My Neighbor Totoro, known in Japan as Tonari no Totoro, is often regarded as one of the best animated family films of all time. Little do many Western fans realize that two versions of the English dubbed movie exist. One made by Fox Studios and the other through Disney.

Since the movie’s initial Japanese release in 1988 Totoro as a character has become a renowned cultural icon and his kid friendly adventures have captured the imagination of children and adults alike. He’s also terribly adorable, and that’s always a plus. Totoro is still a profitable property for Studio Ghibli (of which he is now the logo) and any company who has the rights to his likeness. This is an important aspect to understand when exploring the Totoro films touted in the west.

[Image: Megadem]

In 1989, just a year after its original debut, Totoro was adapted for English audiences by Streamline Pictures. The movie was exclusive to transatlantic passengers flying with Japan Airlines, and for four long years this was the one and only way to watch Totoro in English. Eventually Fox Studios acquired the rights to this exclusive dub and in 1993 they distributed it as a straight-to-video film.

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While Totoro didn’t fair as well in America for cultural reasons and a lack of advertising, it still found an audience. Unsurprisingly, most of these viewers (myself included) were children. Totoro was always a movie I would show friends when they spent the night. Sort of a “You gotta see this!” attraction. Little girls yelling at dust sprites, a tubby monster screaming at the rain, an enormous multi-legged cat that also functioned as a bus — what’s not to like? And so Totoro became a classic in its own right, in my household and in many others.

By the time Totoro was released on DVD in 2002, Fox Studios only had two years of distributive rights left. In 2004 the rights were signed over to Walt Disney Studios, a company who had caught on to the magic of Studio Ghibli years prior. In fact, by 1998 Disney had already re-dubbed another Ghibli classic — Kiki’s Delivery Service. This was another film that had originally been dubbed by Streamline Pictures, and featured many of the same voice actors that had worked on the original Totoro dub.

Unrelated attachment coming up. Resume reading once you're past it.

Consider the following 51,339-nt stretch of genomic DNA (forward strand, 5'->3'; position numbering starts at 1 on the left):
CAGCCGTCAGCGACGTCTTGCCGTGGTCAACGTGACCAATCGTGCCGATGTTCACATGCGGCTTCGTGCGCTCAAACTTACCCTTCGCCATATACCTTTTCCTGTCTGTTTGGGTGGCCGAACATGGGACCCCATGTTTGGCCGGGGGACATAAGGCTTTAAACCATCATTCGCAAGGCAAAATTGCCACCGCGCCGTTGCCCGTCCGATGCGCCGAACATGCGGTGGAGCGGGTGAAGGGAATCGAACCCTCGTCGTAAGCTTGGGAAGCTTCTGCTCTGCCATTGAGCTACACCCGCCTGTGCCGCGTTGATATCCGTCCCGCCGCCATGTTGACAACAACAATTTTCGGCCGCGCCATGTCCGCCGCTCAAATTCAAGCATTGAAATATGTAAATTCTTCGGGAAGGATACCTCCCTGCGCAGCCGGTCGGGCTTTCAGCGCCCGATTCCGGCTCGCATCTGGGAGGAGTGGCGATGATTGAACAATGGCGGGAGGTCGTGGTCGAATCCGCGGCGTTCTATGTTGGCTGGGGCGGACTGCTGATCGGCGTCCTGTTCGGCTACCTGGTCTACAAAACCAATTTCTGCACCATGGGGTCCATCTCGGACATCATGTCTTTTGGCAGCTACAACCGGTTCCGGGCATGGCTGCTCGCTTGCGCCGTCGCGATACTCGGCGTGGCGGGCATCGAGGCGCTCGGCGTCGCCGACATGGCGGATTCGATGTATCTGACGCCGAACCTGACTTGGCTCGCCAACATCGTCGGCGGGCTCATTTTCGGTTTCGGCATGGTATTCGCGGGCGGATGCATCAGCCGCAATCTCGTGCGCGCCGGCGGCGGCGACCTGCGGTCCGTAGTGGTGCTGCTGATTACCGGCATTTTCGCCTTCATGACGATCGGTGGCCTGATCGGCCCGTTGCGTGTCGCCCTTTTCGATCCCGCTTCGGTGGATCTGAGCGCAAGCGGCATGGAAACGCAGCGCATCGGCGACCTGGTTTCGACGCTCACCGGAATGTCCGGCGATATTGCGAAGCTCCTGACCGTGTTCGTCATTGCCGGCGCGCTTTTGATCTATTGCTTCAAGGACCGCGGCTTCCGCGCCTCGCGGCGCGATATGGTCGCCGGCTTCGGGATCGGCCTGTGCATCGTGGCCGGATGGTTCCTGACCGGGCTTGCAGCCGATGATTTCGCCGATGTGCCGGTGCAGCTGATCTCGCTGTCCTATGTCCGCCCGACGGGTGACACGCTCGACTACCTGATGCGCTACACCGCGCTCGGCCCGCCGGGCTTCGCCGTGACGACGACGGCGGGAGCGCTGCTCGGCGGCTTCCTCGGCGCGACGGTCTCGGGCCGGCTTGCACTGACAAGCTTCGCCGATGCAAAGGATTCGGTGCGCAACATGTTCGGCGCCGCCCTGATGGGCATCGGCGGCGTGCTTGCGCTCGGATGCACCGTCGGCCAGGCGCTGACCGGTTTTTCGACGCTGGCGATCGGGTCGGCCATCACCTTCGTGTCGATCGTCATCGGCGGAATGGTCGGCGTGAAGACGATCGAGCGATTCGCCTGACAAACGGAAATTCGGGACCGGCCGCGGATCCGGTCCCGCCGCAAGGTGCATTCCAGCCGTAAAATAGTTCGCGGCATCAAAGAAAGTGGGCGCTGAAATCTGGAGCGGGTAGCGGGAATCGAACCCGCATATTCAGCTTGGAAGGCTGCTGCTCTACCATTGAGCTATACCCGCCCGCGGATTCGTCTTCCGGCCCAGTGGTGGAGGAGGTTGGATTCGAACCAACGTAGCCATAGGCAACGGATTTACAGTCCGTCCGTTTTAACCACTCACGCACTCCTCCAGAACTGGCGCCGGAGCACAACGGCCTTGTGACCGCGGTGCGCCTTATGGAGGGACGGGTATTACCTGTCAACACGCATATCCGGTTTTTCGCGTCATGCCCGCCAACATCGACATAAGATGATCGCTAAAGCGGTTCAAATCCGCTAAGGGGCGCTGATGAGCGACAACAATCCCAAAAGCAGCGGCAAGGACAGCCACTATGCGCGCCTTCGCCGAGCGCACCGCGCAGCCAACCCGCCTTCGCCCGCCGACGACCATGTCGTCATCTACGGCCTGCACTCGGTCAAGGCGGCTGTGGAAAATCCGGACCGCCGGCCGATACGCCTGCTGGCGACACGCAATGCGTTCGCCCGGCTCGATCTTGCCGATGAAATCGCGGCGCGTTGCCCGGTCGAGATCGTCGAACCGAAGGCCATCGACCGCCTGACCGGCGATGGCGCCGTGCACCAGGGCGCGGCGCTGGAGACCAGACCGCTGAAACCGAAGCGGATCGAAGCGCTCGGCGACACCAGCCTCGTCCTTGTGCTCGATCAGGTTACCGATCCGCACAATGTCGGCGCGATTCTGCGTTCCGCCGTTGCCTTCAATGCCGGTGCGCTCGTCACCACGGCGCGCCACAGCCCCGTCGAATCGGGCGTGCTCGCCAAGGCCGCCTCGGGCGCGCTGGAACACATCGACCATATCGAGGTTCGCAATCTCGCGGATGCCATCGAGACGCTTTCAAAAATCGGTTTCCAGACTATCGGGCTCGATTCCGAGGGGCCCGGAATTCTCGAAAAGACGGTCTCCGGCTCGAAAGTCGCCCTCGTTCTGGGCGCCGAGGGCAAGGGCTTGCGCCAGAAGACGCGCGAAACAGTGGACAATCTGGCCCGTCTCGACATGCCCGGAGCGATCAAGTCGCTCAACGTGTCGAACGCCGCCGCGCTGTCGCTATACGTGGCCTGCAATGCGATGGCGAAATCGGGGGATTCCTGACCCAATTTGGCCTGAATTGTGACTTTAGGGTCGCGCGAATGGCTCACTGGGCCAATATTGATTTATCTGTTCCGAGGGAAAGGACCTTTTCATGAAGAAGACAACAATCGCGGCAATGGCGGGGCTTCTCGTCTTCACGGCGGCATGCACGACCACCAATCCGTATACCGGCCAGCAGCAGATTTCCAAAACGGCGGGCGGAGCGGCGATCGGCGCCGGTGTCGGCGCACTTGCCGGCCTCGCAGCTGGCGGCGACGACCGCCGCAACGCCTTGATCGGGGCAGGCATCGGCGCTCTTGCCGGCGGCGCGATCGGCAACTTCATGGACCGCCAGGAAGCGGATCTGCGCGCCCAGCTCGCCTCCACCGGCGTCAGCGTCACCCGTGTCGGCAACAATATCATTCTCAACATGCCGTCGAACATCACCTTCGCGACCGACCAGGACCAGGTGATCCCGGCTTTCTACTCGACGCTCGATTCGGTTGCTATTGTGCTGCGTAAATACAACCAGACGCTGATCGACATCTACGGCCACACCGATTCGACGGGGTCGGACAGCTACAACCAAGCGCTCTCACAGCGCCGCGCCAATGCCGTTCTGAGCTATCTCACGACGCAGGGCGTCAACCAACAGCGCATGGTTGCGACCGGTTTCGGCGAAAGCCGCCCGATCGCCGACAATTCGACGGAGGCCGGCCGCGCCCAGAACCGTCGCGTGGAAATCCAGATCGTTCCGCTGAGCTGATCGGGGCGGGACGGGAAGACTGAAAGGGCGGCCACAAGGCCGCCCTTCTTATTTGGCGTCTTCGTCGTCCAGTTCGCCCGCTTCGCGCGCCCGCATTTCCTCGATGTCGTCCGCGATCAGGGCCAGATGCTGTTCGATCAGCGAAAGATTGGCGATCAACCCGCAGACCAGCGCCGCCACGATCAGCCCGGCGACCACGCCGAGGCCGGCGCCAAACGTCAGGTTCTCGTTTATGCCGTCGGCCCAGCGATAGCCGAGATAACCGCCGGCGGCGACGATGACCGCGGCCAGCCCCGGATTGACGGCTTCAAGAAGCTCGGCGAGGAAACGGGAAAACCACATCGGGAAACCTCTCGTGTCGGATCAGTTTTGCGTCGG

And as you may have guessed Disney decided to completely redub My Neighbor Totoro, replacing the 13 year-old vocals and bringing in some well-known actors. Real-life siblings Dakota and Elle Fanning were cast as main sisters Satsuki and Mei, while Frank Welker of Scooby-Doo fame was brought in to preform Totoro’s many grunts and groans.

I’ll be the first to admit that I strongly prefer the original dubbing. The Fanning sisters have some great acting chops, but the emotional range and flowing dialogue of the original Fox version just aren’t there. The character of Totoro was also made to be quite a bit more human, with his breathing and grumbling more akin to that of an overweight man and not a mythical forest beast. As I sat through the Disney version for the first time, it was hard not to pin point certain scenes or characters that felt a little too underwhelming when compared to the original.

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But it’s still a great film, and that’s important to note.

It just doesn’t line up with the version I watched a thousands times as a child, and nostalgia can be a powerful influence when it comes to making comparisons.

The real travesty regarding the two version of Totoro released to the English speaking world is that one of them is utterly unavailable. And I bet you can guess which one. When the rights switched from Fox to Disney in 2004, Fox was legally obligated to stop the production and sale of their original dub. Over the years the standard DVD version of Tororo has become scarce, as it was only on store shelves for a measly two years. Anyone attempting to buy a new copy of the Fox DVD will find that it goes for upwards of $200 on sites like Amazon and eBay. A sad sight, indeed.

Many younger fans of Studio Ghibli will never experience the original English version. One that many feel is superior to Disney’s redubbing. Some have gone so far as to rip the Fox version of Totoro and distribute it on file sharing sites, extending its reach to new viewers in a helpful (though very illegal) way.

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Perhaps someday we’ll get an all inclusive version of the film, with the original Japanese audio and both English dubbings in toe. Until that time we should probably just go watch My Neighbor Totoro again, because in Japanese or English, in 1993 or 2005, it’s still an absolutely fantastic movie.